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What is Historical Fiction? - Definition, Characteristics, Books & Authors

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  • 0:01 Definition
  • 1:26 Examples
  • 2:36 Books & Authors
  • 4:37 Lesson Summary
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Instructor: Bryanna Licciardi

Bryanna has received both her BA in English and MFA in Creative Writing. She has been a writing tutor for over six years.

Learn about a genre that takes our actual past and mixes in fictional elements. This lesson breaks down the definition of historical fiction and describes popular examples in literature.

Definition of Historical Fiction

Does reading about the past interest you? What if it was a make-believe past? If you are interested in a re-imagined history, historical fiction is probably for you. A genre in literature, historical fiction is a work of writing that reconstructs the past. Often inspired by history, writers of this genre will incorporate past events or people into their fictitious stories. In order to do this successfully, the story's details need to feel authentic.

If you were reading a story that takes place in the 16th century, what would you think if one of the characters picks up a cell phone? The story would lose its believability because we, as readers, know that cell phones did not exist during that time. In order to avoid losing the story's believability, writers of historical fiction need to research the story's time period. The writer should know things like what the people ate and wore, and how they talked so readers are willing to believe in the story and keep reading.

Now, some works of historical fiction mean to be incredible, in which case the improbable or absurd details would be used purposefully. For example, in Seth Grahame-Smith's parody novel Pride and Prejudice and Zombies (2009) the story takes place in the 19th century, and while the characters sound and read as authentic for the time, the casual interjections of man-eating zombies, while not historically accurate, are written in for the incredible effect.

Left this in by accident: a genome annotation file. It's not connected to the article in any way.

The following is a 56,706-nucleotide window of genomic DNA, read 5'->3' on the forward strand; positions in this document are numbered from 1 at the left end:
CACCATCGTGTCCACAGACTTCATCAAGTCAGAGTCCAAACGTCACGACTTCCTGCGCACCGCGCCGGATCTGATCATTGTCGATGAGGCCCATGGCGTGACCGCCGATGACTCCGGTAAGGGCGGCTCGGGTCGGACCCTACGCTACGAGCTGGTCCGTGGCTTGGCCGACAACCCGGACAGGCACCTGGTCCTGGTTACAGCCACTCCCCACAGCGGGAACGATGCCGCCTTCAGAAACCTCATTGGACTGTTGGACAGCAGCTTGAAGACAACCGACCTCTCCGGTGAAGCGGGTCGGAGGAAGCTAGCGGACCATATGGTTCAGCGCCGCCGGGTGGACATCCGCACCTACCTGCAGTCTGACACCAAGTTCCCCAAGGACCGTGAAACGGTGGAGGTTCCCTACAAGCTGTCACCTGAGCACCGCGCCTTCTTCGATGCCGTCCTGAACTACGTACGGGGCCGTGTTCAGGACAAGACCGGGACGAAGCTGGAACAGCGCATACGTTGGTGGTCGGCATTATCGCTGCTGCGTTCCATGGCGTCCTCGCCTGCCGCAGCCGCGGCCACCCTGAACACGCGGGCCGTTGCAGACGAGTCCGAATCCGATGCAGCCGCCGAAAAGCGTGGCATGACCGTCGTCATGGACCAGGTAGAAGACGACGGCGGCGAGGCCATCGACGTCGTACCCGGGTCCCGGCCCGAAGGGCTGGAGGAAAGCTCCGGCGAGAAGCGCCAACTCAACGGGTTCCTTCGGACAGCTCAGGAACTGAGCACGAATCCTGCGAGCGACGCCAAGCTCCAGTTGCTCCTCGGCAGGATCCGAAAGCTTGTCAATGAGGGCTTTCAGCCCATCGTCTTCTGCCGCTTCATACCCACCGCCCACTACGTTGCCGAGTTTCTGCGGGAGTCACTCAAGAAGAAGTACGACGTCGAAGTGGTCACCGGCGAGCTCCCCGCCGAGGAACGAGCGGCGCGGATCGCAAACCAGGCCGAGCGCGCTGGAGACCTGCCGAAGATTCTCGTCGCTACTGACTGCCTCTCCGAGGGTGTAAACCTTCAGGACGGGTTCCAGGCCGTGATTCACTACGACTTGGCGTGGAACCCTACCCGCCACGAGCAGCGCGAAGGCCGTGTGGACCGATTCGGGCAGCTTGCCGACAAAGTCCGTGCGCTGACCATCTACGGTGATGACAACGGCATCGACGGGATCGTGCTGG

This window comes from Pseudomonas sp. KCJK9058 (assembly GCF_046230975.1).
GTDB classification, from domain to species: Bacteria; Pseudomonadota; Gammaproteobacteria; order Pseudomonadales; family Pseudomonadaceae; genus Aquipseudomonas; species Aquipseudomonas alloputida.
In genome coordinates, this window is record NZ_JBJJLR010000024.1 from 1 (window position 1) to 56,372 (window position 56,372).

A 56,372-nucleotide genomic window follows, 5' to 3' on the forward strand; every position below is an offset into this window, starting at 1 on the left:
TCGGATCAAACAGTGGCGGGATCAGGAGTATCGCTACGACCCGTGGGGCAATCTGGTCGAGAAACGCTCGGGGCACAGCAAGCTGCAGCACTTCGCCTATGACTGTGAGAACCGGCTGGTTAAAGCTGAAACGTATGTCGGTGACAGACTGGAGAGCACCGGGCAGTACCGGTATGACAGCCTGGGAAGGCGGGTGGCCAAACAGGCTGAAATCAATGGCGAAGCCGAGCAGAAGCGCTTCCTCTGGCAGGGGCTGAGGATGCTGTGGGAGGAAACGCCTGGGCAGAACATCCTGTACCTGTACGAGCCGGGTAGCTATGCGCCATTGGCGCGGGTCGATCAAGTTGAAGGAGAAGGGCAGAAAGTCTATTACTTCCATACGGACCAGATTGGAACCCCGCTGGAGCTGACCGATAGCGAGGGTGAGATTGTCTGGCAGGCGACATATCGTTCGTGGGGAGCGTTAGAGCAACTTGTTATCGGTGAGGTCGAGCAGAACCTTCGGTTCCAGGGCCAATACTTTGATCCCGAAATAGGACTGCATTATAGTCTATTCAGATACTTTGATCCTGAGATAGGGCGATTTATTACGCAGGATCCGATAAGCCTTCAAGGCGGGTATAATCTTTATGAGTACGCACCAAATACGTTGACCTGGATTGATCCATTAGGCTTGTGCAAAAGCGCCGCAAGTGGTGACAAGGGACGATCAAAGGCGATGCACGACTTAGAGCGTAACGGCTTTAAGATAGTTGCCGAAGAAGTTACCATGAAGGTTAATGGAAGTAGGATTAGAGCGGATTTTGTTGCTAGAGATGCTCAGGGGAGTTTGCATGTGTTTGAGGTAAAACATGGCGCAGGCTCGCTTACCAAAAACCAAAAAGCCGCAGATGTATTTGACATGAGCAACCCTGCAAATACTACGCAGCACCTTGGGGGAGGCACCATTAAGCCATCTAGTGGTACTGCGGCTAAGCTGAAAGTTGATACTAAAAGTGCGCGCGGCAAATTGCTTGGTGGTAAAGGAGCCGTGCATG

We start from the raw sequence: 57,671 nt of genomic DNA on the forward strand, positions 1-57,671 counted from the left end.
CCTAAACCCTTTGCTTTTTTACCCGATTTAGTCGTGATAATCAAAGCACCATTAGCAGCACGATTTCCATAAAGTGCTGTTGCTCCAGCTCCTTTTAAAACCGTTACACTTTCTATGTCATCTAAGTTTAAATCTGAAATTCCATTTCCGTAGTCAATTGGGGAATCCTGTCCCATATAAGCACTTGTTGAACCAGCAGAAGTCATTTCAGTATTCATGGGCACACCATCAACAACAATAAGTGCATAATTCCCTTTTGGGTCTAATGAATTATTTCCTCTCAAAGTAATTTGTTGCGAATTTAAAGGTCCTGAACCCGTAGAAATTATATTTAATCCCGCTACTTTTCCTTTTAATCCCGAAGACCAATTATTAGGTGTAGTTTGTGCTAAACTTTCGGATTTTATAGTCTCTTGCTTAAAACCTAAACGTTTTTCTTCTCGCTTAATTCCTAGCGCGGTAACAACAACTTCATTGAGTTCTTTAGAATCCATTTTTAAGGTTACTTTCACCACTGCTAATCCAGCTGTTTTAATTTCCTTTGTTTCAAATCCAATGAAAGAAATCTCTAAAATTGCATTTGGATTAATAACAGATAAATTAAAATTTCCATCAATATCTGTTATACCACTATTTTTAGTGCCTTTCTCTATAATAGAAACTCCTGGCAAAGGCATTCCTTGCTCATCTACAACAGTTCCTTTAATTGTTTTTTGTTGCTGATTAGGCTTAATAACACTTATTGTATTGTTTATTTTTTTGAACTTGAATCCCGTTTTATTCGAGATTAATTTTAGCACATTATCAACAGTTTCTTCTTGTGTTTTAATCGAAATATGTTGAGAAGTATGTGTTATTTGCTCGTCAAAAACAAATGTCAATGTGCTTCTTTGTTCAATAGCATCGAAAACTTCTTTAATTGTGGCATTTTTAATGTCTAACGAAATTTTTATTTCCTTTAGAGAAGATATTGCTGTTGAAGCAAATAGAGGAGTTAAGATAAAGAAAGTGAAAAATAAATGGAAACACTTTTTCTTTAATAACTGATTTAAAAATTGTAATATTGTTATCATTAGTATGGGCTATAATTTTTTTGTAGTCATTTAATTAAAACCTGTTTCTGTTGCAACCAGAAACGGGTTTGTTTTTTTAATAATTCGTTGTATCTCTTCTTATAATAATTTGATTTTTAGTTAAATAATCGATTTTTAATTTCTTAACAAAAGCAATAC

Examples of Historical Fiction

In literature, historical fiction's purpose can be both to entertain and to help readers reevaluate a past society. There is some debate, however, about how much distance is needed to make the story historical fiction. Some consider it to be anything written at least 50 years after the story's events, while others say 25 years. Regardless, the idea is the same - that there needs to be noticeable distance between the time the story is written and the events written about in order for it to be considered historical.

Historical fiction will have one of three techniques. First, some will use real events, but with fictional people. A good example would be a novel about World War II, with fictitious military leaders as characters and invented scenes and dialogues. Second, some historical fiction will use fictional events, but with real people. A good example would be a novel about President George Washington that explores a fictitious affair he had with a Native American. Finally, a story may include both real events and real people. In this case, the writer must be make up the scenes, dialogue, and overall plot, otherwise the story would become nonfiction.

Books and Authors

Let's take a look at some examples of historical fiction. First, we have The Adventures of Huckleberry Finn, written in 1885 by Mark Twain. Set in the South long before the Civil War abolished slavery, this novel is told from the perspective of a young teenage Huck Finn. After running away from his drunken father, Huck hides out with Jim, a slave, who has also run away to find his long-lost wife. Twain's use of slang and authentic yet harsh vernacular helps to situate the story in an era that no longer existed. Twain's depiction of slavery and racism forced readers to reflect on the racism still plaguing the country during the late 19th century, despite the abolishment of slavery.

Next, let's take a look at Memoirs of a Geisha, written in 1997 by Arthur Golden. This novel incorporates real Japanese towns and real events during World War II to set up the fictional story of a woman named Chiyo who was sold into the geisha ring as a child. Golden uses the character Chiyo to depict the secretive, upper-class Japanese society, as well as the struggles women were facing. Though Chiyo's story is fictional, the novel itself was inspired by a real woman who helped provide Golden with the background information of geisha life. Unfortunately for Golden, the woman eventually sued him for disclosing her identity, as she began receiving death threats for breaking the geisha's code of silence.

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